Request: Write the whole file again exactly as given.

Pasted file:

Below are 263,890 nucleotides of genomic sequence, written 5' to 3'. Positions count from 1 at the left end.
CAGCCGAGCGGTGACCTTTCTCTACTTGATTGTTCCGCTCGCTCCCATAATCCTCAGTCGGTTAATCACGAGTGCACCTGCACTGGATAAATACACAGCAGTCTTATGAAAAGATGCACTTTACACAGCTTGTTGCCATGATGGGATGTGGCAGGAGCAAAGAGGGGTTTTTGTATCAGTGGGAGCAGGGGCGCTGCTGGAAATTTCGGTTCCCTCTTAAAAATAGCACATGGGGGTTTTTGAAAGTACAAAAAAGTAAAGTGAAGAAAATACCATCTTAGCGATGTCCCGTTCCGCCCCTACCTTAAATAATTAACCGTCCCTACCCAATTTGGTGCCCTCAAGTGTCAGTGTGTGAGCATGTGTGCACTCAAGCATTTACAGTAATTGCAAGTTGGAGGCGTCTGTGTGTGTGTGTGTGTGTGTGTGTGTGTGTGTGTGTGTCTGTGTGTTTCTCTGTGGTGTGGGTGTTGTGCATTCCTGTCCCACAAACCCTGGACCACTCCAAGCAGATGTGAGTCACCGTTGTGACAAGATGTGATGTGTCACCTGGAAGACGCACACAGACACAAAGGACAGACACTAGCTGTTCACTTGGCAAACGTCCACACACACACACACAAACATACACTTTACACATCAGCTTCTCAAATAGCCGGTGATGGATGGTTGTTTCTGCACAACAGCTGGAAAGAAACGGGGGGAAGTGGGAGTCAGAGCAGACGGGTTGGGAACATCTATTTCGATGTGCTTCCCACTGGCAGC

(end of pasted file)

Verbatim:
Below are 263,890 nucleotides of genomic sequence, written 5' to 3'. Positions count from 1 at the left end.
CAGCCGAGCGGTGACCTTTCTCTACTTGATTGTTCCGCTCGCTCCCATAATCCTCAGTCGGTTAATCACGAGTGCACCTGCACTGGATAAATACACAGCAGTCTTATGAAAAGATGCACTTTACACAGCTTGTTGCCATGATGGGATGTGGCAGGAGCAAAGAGGGGTTTTTGTATCAGTGGGAGCAGGGGCGCTGCTGGAAATTTCGGTTCCCTCTTAAAAATAGCACATGGGGGTTTTTGAAAGTACAAAAAAGTAAAGTGAAGAAAATACCATCTTAGCGATGTCCCGTTCCGCCCCTACCTTAAATAATTAACCGTCCCTACCCAATTTGGTGCCCTCAAGTGTCAGTGTGTGAGCATGTGTGCACTCAAGCATTTACAGTAATTGCAAGTTGGAGGCGTCTGTGTGTGTGTGTGTGTGTGTGTGTGTGTGTGTGTGTGTCTGTGTGTTTCTCTGTGGTGTGGGTGTTGTGCATTCCTGTCCCACAAACCCTGGACCACTCCAAGCAGATGTGAGTCACCGTTGTGACAAGATGTGATGTGTCACCTGGAAGACGCACACAGACACAAAGGACAGACACTAGCTGTTCACTTGGCAAACGTCCACACACACACACACAAACATACACTTTACACATCAGCTTCTCAAATAGCCGGTGATGGATGGTTGTTTCTGCACAACAGCTGGAAAGAAACGGGGGGAAGTGGGAGTCAGAGCAGACGGGTTGGGAACATCTATTTCGATGTGCTTCCCACTGGCAGC